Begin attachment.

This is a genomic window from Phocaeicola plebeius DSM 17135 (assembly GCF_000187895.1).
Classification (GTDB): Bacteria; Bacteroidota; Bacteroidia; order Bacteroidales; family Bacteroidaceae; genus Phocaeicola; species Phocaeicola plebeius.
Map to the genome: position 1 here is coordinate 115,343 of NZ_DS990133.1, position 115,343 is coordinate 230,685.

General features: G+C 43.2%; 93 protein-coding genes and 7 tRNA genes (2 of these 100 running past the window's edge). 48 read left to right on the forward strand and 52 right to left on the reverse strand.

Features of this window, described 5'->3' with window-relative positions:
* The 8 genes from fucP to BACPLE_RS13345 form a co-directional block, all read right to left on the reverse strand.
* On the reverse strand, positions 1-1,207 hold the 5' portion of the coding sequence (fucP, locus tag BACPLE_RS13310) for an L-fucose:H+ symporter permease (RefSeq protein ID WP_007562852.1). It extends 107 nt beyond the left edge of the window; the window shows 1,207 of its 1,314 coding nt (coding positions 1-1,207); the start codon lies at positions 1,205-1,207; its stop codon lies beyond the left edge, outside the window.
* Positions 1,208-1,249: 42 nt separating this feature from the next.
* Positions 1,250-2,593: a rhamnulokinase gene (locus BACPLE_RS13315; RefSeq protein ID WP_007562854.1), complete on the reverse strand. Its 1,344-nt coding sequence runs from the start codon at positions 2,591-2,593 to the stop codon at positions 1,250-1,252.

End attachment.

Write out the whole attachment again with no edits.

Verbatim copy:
This is a genomic window from Phocaeicola plebeius DSM 17135 (assembly GCF_000187895.1).
Classification (GTDB): Bacteria; Bacteroidota; Bacteroidia; order Bacteroidales; family Bacteroidaceae; genus Phocaeicola; species Phocaeicola plebeius.
Map to the genome: position 1 here is coordinate 115,343 of NZ_DS990133.1, position 115,343 is coordinate 230,685.

General features: G+C 43.2%; 93 protein-coding genes and 7 tRNA genes (2 of these 100 running past the window's edge). 48 read left to right on the forward strand and 52 right to left on the reverse strand.

Features of this window, described 5'->3' with window-relative positions:
* The 8 genes from fucP to BACPLE_RS13345 form a co-directional block, all read right to left on the reverse strand.
* On the reverse strand, positions 1-1,207 hold the 5' portion of the coding sequence (fucP, locus tag BACPLE_RS13310) for an L-fucose:H+ symporter permease (RefSeq protein ID WP_007562852.1). It extends 107 nt beyond the left edge of the window; the window shows 1,207 of its 1,314 coding nt (coding positions 1-1,207); the start codon lies at positions 1,205-1,207; its stop codon lies beyond the left edge, outside the window.
* Positions 1,208-1,249: 42 nt separating this feature from the next.
* Positions 1,250-2,593: a rhamnulokinase gene (locus BACPLE_RS13315; RefSeq protein ID WP_007562854.1), complete on the reverse strand. Its 1,344-nt coding sequence runs from the start codon at positions 2,591-2,593 to the stop codon at positions 1,250-1,252.